Attorneys representing doctors and “release of information” companies are poised to challenge in administrative court the state’s rule capping what can be charged for copying medical records.
Jacksonville attorney Michael Fox Orr notified Board of Medicine Acting Executive Director Chandra Prine in writing on October 31 that the rule –64B8-10.003 — is vague and/or too broad on its face and that it is unconstitutional.
Orr wrote in his letter to the board that his clients would not challenge the rule if the Board of Medicine makes modifications to it before the end of the year. Ed Tellechea, an attorney with the state Attorney General’s Office and the board’s counsel, was copied on the letter via email.
The Attorney General’s Office did not respond to comment and deferred comment, instead, to the Florida Department of Health.The Florida Department of Health did not immediately respond to a request for comment.
Charges for copying medical records in Florida have been bifurcated for the last five years. The rule allows doctors to charge patients $1 per page for the first 25 pages and .25 cents for anything thereafter. Every other entity, is charged $1 per page under the rule.
A proposal backed by Florida doctors and release of information companies would delete the bifurcated system and, instead, allow doctors to charge $1 per page regardless of who is requesting the information.
The proposal would delete the ambiguity of what attorneys should be charged for seeking medical records on behalf of their clients. Attorneys say they should be charged at the patient rate but the doctors and ROI companies claim only the patient should be charged the lesser rate and that attorneys should be charged the higher amount.
The Board of Medicine has been considering the proposed change for more than one year. The Board will “discuss” the rule at a teleconference meeting this week and a committee of the board will take public testimony on the rule in Tampa on December 4. The full board will be updated on the rule again at its December 5 follow up meeting.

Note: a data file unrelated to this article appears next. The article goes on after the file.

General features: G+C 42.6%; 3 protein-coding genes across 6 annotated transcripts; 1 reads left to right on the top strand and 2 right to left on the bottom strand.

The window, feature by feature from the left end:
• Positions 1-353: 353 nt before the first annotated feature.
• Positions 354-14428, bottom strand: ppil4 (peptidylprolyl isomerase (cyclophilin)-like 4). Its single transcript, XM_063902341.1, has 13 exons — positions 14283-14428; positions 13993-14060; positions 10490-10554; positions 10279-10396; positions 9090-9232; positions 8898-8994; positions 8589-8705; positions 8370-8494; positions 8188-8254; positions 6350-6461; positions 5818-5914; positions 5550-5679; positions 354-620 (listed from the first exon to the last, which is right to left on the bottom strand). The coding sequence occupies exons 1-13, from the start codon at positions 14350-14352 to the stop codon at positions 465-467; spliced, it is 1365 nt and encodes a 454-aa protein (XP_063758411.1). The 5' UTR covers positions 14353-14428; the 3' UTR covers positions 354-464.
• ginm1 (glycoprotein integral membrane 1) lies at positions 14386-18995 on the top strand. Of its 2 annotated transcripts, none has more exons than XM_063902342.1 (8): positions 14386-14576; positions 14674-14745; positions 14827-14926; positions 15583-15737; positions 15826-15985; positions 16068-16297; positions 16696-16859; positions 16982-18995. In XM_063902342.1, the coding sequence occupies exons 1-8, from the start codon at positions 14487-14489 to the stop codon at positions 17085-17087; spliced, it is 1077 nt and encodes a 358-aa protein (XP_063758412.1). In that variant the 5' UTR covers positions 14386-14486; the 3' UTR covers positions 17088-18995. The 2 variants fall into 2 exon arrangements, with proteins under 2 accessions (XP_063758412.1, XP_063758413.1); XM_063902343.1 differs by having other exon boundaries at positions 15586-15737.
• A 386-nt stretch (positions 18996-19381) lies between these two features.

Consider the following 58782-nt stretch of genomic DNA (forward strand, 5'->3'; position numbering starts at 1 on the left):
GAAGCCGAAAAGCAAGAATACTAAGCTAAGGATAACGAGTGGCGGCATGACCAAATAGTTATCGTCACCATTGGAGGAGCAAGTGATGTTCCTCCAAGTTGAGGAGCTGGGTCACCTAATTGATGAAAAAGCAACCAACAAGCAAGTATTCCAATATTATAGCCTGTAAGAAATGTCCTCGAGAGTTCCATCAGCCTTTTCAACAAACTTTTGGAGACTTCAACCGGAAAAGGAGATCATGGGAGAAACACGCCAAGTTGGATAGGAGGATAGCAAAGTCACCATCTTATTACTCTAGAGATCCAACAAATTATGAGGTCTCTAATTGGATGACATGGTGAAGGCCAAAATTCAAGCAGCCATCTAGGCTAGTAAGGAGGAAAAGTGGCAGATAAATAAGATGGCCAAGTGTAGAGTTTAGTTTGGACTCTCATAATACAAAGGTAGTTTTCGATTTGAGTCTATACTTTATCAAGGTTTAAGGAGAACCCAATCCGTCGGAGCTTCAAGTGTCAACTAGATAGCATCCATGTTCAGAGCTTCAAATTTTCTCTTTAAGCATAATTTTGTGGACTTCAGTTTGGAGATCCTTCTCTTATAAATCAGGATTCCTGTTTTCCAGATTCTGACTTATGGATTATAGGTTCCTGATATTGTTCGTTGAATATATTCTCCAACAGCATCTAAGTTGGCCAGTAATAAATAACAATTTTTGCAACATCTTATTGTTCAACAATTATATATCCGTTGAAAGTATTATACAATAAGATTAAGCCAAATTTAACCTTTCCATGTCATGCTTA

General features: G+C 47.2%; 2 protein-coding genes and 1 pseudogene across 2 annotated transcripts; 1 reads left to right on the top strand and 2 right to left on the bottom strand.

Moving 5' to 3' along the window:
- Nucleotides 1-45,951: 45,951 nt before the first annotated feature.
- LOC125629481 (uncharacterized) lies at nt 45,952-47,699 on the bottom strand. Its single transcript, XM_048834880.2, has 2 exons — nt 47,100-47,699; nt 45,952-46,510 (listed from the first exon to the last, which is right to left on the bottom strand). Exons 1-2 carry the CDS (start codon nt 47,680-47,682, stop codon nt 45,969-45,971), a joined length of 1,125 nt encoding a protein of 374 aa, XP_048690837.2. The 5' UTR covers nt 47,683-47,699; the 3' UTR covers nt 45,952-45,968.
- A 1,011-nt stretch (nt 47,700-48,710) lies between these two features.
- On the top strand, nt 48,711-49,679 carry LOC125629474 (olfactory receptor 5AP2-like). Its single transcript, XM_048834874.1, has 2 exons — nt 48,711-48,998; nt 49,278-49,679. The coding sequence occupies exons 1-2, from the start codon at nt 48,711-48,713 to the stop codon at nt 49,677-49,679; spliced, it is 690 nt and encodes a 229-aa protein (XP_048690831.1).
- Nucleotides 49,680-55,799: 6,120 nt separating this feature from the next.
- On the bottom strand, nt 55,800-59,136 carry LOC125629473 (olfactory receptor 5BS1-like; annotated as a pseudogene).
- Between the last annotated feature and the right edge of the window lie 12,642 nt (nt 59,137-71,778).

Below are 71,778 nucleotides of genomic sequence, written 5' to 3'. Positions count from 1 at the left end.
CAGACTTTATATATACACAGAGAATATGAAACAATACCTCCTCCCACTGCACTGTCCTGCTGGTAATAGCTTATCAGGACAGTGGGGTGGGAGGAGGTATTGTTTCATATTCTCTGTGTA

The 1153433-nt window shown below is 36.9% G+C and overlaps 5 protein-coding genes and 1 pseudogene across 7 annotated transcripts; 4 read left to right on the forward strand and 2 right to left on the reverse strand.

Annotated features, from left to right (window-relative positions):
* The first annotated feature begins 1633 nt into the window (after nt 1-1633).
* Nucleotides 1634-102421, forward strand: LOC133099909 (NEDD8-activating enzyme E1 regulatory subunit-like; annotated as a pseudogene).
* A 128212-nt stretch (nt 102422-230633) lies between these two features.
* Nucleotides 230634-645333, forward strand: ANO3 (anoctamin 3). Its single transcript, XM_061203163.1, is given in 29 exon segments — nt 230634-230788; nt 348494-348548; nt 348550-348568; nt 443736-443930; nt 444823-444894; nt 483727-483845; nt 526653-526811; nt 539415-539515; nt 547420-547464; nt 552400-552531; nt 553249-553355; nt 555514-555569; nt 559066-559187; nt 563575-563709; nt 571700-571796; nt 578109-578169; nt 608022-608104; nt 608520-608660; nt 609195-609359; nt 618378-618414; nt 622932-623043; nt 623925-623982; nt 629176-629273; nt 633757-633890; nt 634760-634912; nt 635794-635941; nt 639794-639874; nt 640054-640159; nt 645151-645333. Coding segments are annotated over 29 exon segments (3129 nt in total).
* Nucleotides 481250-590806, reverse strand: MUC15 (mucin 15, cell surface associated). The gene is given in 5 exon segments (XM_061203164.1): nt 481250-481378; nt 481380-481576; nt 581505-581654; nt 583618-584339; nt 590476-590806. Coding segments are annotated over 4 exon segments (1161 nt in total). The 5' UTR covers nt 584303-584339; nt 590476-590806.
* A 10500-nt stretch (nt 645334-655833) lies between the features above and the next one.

“We are not aware of any legal requirement that we provide the Board with advance notice of our potential contention and alternative position that (the rule) is vague and ambiguous or unconstitutional as applied to attorneys seeking records from physicians,” Orr’s letter reads. “However, in an abundance of caution and in case such notice is required in the context of challenging the constitutionality of an administrative regulation, please accept this letter as providing such notice. Should the board within 60 days from the date of this letter clarify the language of the Rule to address potential ambiguities … physicians and ROI companies would not be forced to challenge the rule as vague and ambiguous in court.”
The rule is the crux of a class action lawsuit in Hillsborough County Court, Webber v Bactes Imaging Solutions, Inc. Orr filed motions in that case on November 4, asking the judge to allow the defendants to amend their affirmative defense and argue that the rule is unconstitutionally vague and over broad on its face and, additionally, that it is unconstitutionally applied.
The judge has not ruled on the motion.